I can only speak for my river – the North Santiam, but I think other tributaries of the Willamette have similar regulations.  As opposed to Salmon angling, there is no closure for steelhead fishing during the year, even when wild winter steelhead are spawning and kelting.  Bait is also allowed year-round. At least spawning salmon are given consideration in the early fall, when angling for them closes for a period of time.  And that consideration is absolutely necessary, not only for the wild/native fish, but also to ensure hatchery brood stock returns. After all, the North Santiam hatchery provides juvenile fish for the Molalla River, Tongue Point and Youngs Bay net pens, in addition to the North Santiam River below Big Cliff dam.  Without returning adults, there is no way to produce the 1.5 million juveniles for stocking locations in the Willamette and Columbia basins annually.

One final issue I generally point out when talking about management of fisheries on my river is the annual stocking of introduced Skamania Summer Steelhead.  I liken it to Scotch Broom from the invasive/noxious perspective.  As noted above, Scotch Broom has a serious impact on forestry as it “inhibits reforestation by competing with seedling trees”.  There is overwhelming scientific evidence the Skamania Summer Steelhead have the same type of impact on wild/native fish species in the region.  They compete with the wild fish at every stage of their life cycle.  Why the ODFW continues this practice is beyond my comprehension.  To purposefully introduce known harmful impacts on an ESA listed species is negligence.  Even more so when we all knew that there was a breakdown in the system for the past couple of years and that ALL species would be taking a hit.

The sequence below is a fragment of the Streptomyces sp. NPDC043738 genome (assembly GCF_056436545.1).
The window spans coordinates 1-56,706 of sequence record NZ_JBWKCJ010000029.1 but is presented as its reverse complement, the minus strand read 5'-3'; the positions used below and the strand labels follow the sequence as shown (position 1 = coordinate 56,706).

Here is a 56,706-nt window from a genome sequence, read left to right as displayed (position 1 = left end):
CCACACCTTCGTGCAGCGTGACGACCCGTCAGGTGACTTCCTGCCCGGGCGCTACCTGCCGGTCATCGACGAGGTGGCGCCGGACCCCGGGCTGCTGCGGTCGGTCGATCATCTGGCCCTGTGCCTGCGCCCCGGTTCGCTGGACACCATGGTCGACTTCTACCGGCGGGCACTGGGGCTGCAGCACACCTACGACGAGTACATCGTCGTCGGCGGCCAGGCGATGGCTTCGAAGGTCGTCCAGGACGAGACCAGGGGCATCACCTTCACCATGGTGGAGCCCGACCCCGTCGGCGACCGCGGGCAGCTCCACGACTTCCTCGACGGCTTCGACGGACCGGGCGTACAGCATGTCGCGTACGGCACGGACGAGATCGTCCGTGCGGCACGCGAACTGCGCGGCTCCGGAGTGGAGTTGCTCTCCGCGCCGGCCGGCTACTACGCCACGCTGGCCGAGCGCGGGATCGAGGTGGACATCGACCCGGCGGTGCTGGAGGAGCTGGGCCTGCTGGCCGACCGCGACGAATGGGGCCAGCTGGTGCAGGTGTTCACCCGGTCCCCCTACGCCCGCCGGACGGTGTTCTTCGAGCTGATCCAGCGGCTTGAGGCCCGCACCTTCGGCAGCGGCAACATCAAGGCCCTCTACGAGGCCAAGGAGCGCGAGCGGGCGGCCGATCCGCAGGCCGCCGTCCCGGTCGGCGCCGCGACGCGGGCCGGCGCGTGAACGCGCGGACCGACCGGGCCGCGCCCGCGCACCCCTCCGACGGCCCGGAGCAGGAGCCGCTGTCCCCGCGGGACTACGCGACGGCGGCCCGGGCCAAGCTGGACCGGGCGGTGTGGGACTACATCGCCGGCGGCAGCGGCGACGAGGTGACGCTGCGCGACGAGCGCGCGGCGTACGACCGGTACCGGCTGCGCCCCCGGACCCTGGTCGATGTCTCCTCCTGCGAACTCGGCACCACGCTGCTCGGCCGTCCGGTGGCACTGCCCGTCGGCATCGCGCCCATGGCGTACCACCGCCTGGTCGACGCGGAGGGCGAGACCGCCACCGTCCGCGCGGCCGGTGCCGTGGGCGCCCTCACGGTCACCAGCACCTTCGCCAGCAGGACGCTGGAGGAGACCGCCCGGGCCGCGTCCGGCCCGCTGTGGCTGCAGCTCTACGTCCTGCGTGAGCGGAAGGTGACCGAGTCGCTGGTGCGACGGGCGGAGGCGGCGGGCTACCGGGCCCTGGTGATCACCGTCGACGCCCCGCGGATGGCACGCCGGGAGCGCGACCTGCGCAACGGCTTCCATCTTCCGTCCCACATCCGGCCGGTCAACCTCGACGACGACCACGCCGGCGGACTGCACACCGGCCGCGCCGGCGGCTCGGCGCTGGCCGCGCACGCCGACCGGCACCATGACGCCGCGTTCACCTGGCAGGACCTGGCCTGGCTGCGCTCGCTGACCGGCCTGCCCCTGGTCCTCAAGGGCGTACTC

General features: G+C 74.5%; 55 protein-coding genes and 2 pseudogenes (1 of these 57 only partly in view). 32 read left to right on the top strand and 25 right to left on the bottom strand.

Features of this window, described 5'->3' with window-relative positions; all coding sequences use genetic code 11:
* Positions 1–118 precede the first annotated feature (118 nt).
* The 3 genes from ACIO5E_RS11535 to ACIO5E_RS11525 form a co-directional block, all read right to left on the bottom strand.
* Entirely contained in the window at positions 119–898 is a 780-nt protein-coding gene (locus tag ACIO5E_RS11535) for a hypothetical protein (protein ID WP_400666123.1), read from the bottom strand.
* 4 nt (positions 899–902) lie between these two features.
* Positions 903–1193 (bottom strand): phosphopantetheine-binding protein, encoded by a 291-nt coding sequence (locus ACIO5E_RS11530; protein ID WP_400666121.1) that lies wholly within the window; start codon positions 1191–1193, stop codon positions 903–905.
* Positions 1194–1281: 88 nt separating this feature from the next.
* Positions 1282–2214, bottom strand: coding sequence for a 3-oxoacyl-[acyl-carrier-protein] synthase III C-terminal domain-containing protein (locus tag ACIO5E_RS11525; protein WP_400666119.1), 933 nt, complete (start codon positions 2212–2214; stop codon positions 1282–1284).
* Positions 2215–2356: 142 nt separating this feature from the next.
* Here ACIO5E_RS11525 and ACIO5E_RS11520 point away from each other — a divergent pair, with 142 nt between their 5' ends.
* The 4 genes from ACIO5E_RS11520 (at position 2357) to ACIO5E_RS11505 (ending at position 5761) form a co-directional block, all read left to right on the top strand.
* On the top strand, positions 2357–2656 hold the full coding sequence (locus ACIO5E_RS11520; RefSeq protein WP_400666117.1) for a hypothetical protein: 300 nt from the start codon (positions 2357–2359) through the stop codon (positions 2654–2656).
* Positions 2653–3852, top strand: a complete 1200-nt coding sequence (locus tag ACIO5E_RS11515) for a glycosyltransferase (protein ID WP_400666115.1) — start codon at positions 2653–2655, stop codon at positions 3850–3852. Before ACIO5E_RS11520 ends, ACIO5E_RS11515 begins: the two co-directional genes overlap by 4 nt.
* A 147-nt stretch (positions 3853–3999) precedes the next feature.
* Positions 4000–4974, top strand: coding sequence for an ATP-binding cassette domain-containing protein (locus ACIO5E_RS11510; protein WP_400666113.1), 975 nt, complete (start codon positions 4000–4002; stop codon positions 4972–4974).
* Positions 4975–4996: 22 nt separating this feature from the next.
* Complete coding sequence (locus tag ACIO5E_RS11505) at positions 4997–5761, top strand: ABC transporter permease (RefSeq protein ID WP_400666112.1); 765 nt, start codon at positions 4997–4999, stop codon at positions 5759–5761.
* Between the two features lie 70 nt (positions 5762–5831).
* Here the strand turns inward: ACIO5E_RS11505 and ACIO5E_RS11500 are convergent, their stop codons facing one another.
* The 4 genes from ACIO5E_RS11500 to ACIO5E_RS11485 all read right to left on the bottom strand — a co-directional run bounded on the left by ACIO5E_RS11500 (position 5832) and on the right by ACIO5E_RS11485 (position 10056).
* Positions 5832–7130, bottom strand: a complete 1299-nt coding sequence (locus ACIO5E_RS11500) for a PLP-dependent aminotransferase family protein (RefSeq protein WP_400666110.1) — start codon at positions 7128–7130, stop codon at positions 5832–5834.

Those yellow flowers we see each spring may be pretty, but they are a killer of our native plant life and cause significant financial problems in the local economy.  They no longer signal the arrival of Spring Chinook, at least this year in the North Santiam Basin.  However, I don’t point my finger at the messenger, instead I point it at the fishery managers.  If this year isn’t a wake up call that hatchery management systems are a failure, then I don’t know what is. Allowing ESA species to blink out on our watch, 2 in particular that are Pacific Northwest Icons, is criminal.

 

Feels like Fall

This is the time of year when many fly anglers start to feel overwhelmed. Fly anglers with ADHD can be found curled up in a ball under their desk, rocking back and forth and mumbling.  Why? There are just too many options and the clock is ticking.big_hole_fall
October Caddis are sealed off now and will begin hatching soon.  Big trout all over the west will be feasting on this bug to bulk up for winter.  Hope you’re stocked up on Yak Caddis.

Steelhead are moving into the “dry side” rivers in good numbers.  The Dechutes River fish are in and it won’t be long until runs start in the John Day, Grand Ronde and move on up to Idaho’s Clearwater River.

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Advocating

Advocate: a person who speaks or writes in support or defense of a cause.

Yup, I’ve been doing a lot of that this past several months.  I can’t pinpoint exactly what triggered it for me, but it happened.  Maybe it’s because I’m turning 50 this year.  Maybe it was something I heard at the Wild Steelheaders United kick-off meeting.  Maybe it was Dylan’s first steelhead – a 38″ wild buck from the Little North Santiam.  Most likely, it was a combination of the three that flipped the switch in me.  Whatever it was, it pushed me from lurking in the shadows into the full light of day.  I started reading studies, digging deeper and jumped head first into the world of advocacy.  I became a wild fish advocate.